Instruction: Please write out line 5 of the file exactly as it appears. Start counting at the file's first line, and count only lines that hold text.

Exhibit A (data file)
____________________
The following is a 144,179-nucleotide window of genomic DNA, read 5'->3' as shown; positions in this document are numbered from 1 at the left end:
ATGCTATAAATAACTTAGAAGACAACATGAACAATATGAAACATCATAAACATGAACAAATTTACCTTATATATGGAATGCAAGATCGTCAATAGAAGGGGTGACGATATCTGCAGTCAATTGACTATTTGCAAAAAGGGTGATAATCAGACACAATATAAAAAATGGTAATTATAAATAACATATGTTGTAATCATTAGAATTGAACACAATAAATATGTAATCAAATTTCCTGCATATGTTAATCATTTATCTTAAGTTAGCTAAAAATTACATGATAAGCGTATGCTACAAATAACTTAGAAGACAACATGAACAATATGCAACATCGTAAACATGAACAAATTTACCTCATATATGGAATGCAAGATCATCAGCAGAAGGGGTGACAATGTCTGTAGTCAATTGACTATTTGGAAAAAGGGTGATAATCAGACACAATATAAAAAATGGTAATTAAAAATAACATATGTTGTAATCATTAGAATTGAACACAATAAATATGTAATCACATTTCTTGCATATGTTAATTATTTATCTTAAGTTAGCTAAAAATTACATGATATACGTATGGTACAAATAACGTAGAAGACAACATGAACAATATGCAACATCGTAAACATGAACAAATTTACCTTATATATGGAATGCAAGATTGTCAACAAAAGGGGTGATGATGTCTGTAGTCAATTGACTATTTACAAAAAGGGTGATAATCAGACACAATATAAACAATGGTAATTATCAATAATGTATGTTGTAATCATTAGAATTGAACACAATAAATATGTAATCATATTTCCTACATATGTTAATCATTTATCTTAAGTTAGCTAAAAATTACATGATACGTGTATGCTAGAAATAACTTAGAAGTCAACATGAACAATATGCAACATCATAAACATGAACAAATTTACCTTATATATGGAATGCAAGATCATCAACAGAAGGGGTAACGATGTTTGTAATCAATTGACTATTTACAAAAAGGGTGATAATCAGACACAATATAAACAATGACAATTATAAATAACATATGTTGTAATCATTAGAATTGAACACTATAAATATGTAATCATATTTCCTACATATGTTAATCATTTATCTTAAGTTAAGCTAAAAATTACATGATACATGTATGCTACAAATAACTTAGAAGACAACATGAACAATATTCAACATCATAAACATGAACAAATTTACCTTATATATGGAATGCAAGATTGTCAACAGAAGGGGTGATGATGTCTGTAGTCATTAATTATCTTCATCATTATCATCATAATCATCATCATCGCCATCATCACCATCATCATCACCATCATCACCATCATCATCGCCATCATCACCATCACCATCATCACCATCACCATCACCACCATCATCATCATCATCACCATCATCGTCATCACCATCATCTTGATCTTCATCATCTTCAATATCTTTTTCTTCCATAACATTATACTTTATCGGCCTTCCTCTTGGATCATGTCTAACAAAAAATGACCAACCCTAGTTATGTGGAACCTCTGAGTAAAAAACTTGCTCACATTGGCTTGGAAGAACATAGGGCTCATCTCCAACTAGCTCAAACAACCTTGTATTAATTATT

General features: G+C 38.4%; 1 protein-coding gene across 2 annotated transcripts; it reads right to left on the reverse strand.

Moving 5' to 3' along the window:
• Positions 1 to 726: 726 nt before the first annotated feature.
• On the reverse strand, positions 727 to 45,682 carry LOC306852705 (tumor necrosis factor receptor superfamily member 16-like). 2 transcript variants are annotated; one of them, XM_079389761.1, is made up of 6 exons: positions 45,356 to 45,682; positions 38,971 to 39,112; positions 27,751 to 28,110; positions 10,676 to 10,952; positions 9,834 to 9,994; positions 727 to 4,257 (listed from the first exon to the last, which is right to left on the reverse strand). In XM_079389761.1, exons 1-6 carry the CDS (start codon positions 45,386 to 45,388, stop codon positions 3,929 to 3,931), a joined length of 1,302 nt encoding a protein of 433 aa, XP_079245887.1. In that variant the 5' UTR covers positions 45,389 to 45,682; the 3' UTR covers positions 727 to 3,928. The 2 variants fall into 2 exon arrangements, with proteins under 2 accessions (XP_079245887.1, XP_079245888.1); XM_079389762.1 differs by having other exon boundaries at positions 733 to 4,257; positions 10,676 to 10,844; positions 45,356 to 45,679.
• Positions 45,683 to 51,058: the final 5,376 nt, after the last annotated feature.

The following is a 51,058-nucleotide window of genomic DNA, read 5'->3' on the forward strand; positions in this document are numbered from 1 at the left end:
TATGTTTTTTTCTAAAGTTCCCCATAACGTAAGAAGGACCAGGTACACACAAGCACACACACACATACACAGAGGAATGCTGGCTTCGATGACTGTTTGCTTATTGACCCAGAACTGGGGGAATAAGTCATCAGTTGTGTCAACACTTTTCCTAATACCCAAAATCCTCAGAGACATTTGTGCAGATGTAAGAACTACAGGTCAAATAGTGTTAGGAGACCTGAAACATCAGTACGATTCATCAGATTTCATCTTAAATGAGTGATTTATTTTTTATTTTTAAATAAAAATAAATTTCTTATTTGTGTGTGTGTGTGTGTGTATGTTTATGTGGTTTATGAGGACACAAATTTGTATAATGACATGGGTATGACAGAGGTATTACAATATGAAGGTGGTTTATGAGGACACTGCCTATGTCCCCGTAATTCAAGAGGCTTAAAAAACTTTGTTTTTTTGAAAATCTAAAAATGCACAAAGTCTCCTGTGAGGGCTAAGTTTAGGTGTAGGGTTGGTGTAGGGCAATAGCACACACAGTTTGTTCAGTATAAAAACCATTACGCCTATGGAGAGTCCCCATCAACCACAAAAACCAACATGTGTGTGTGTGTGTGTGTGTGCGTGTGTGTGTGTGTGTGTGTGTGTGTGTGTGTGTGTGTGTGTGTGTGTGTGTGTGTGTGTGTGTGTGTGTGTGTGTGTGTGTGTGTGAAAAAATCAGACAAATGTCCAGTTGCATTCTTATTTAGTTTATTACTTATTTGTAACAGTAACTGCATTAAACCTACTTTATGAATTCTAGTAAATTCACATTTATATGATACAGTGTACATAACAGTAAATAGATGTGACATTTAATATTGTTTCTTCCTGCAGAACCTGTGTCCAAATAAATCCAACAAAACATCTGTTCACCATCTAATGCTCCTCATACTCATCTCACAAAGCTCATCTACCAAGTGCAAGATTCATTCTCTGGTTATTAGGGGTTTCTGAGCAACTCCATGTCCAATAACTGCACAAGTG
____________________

• Positions 1 to 726: 726 nt before the first annotated feature.